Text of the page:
To the extent that both business and labour are exposed to greater risks in the contemporary economy, this is likely due to a range of political and economic shifts. For example, risks with respect to health, education, retirement security and financial markets are no longer socialised as they were in the first few post-war decades. Lapavitsas’ work arguably abstracts a little too far from extant social, political and economic conditions and how these interact with finance.

Despite these issues, Lapavitsas provides a useful introduction to financialisation and some of the historical and contemporary debates. This provided us with material for a lively debate about some of the most pressing political and economic issues of our time, and a basis from which to continue to explore these important theoretical and empirical questions.

Claire Parfitt
Claire Parfitt is a PhD candidate in the Department of Political Economy at the University of Sydney. Claire practised industrial and anti-discrimination law before moving to the trade union movement as a researcher and campaigner. She has worked for Australian and international trade unions and the environment movement on various campaigns related to labour rights, food sovereignty and climate change. She is writing about pension funds, ethical investment and strategic questions that arise for social movements.
3 Comments
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  • Carolina Alves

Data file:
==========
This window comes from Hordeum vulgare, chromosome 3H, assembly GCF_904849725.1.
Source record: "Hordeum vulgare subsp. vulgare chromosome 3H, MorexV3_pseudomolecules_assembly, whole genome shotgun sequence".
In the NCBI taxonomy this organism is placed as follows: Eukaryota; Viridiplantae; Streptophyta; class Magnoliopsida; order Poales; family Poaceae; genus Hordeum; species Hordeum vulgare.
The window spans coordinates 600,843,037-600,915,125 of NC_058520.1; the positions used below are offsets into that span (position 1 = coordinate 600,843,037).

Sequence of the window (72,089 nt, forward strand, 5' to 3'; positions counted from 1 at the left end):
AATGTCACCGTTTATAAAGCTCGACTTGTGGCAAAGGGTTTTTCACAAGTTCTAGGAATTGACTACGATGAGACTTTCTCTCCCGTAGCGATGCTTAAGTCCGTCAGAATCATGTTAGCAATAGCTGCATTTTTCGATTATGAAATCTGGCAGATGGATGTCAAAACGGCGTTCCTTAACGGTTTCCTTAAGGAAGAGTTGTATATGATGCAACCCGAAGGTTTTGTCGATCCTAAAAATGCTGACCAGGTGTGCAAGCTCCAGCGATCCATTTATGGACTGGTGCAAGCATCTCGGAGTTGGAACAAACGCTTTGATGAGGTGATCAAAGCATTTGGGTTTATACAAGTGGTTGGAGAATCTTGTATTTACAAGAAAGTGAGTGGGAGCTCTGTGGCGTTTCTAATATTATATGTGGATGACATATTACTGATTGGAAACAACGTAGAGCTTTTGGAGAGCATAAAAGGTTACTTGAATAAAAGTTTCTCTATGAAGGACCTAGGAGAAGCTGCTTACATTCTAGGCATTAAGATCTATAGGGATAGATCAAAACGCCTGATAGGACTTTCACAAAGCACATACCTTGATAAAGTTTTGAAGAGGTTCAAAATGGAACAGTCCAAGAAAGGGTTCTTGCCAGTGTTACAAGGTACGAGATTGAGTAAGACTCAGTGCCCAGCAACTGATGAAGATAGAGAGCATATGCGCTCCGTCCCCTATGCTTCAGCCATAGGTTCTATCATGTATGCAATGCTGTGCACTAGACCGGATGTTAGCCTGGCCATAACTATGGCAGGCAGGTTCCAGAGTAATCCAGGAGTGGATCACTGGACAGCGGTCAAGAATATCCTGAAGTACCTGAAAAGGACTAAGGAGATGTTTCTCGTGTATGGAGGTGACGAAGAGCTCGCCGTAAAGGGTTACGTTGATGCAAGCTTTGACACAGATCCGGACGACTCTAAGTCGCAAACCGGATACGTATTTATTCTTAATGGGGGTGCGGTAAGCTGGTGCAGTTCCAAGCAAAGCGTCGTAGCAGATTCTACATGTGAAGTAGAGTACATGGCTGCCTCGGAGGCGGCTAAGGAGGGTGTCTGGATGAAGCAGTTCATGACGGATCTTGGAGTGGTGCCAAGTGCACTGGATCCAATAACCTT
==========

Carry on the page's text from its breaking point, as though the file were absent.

November 11, 2014 at 5:33 am

    Thank you for the review.

    Here it is another one that complements several points raised by Claire.

    http://economicsofimperialism.blogspot.co.uk/2014/01/capitalist-production-good-capitalist.html

    Best,

    Carolina

  • Keith Paterson
    November 13, 2014 at 12:47 am

    Thanks also to Claire for the review and Carolina’s link via IIPPE circulation to Tony Norfield’s review of Lapavitsas. Also welcome is the access to the Progress in Political Economy site and your Past and Present readers group. Across the world in Aberdeen, Scotland at University of Aberdeen we have just set up readers group and will be discussing inequality via Piketty’s book. (see https://www.facebook.com/AberdeenPEG/info). On which point I note there is a Piketty forum on your web site so I will direct my fellow students to that. Well done Sydney for showing the way.

  • November 13, 2014 at 8:37 am

    Many thanks for the feedback, Keith. Detailing a few things forthcoming: 1) Past & Present are currently reading Fernando Henrique Cardoso and Enzo Faletto *Dependency and Development in Latin America*, 2) PPE is re-blogging the Piketty Digests from http://adamdavidmorton.com/ where there will be, in the coming weeks, online tools to access all eighteen digests in one location and all the eighteen questions for students that accompany each blog post, and 3) PPE will be featuring in the coming weeks new blog posts on Eurocentrism in international relations; climate change and carbon trading, forced and unforced labour issues, the politics of squatting, the “ideology” of neoliberalism and more! Finally, if members of your Aberdeen group would like to contribute to the PPE Piketty Forum, just let me know. Thanks for reading!